Center Steve Ott said there was a chance to extend the lead.
"There is," he said. "We have to stay with the process. We cracked at times, gave up, obviously a goal that we probably, collectively, we could have been better with and when you do that, those are the lulls we gotta clean up and we do so, we keep pushing pucks further ahead, keep a north, hard, grind game that we play and that's the way we have success."
Allen, who allowed four goals on 19 shots, said the momentum didn't change too much following the Scandella goal, but as far as allowing it?
"That should never go in," he said.
The Blues then got somewhat complacent and gave up 13 of Minnesota's 19 shots in the second period.
But the Blues' biggest missed opportunities came off chances to beat Wild goalie Devan Dubnyk, who rebounded to stop 36 shots after allowing six goals on 17 shots in Game 4.
Alexander Steen had the two best chances. Dubnyk stopped Steen with his right pad on one early in the period, then again midway through while sprawled on the ice.
"The first one, I feel like I picked my spot pretty good, but he gets a little piece on the blocker and then it hits his pad," Steen said. "The second one, coming around the net like that, it's a tough angle," Steen said. "He kind of slid over, so I wanted to make sure I got it up. Desperation play, got a little piece of that one too."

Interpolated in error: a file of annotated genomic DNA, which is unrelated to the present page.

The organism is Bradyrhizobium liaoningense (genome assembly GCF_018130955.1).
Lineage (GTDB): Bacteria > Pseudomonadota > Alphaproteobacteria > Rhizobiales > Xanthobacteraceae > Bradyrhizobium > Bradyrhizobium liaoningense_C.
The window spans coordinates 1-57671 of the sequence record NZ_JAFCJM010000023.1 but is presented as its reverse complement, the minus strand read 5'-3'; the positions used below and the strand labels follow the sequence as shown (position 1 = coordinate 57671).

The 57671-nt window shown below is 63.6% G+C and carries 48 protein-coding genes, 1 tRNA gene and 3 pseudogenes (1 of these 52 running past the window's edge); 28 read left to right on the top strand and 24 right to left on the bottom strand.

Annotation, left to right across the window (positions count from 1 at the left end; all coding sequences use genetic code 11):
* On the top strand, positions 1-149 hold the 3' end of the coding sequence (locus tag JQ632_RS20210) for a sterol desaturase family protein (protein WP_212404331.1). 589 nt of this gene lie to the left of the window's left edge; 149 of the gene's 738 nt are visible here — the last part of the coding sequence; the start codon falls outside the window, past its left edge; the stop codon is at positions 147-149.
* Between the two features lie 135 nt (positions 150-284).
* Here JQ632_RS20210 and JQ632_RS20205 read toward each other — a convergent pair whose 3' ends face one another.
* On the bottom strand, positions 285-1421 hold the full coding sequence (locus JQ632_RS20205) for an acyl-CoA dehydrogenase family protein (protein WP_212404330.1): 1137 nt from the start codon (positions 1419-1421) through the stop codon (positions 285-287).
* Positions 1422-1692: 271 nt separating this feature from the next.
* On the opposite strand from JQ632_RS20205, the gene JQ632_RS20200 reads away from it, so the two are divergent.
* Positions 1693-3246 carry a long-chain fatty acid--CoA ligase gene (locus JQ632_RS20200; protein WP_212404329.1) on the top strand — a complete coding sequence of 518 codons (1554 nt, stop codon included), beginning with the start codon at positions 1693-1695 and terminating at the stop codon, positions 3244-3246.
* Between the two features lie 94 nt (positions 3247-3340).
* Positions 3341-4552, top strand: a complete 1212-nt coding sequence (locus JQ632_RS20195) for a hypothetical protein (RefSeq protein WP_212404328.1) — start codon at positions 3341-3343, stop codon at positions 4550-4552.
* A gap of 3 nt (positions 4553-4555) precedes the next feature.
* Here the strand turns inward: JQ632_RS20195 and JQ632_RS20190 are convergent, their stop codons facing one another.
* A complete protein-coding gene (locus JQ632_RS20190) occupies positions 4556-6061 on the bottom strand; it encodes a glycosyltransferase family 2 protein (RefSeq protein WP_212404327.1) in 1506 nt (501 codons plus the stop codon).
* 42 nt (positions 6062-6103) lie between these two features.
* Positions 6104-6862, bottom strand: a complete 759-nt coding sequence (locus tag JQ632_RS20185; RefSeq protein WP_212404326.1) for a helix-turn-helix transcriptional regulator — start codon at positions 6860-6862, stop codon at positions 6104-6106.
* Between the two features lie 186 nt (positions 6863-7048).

And when the Wild began to gain traction because of the Blues playing too passive in the second period, Niederreiter scored with 5:04 left after former Blue Chris Stewart thrwarted off Zbynek Michalek and found Niederreiter in the slot for a quick one-timer after the Blues were whistled for an icing and lost the faceoff.
"We made a mistake on the second goal; we didn't get the puck deep," Hitchcock said. "They got a faceoff and the d-man lost his stick. Jake didn't pick it up. That was kind of the turning point a little bit."
Then with Kevin Shattenkirk off for interference, Koivu scored what Hitchcock called a "fluke" goal when Koivu's centering feed glanced off the skate of Jay Bouwmeester and off Allen's paddle with 3:38 remaining in the second.
"The third goal's a fluke goal; what are you going to do," Hitchcock said.
Allen appeared to be the one being screened Friday.
"It doesn’t matter," Allen said. "I should have stopped them. Not good enough on my part."
And predictably, the Wild clogged the middle of the ice, didn't give the Blues too many interior scoring opportunities despite being outshot 19-3. However, Charlie Coyle scored with 5:10 remaining to make it 4-1.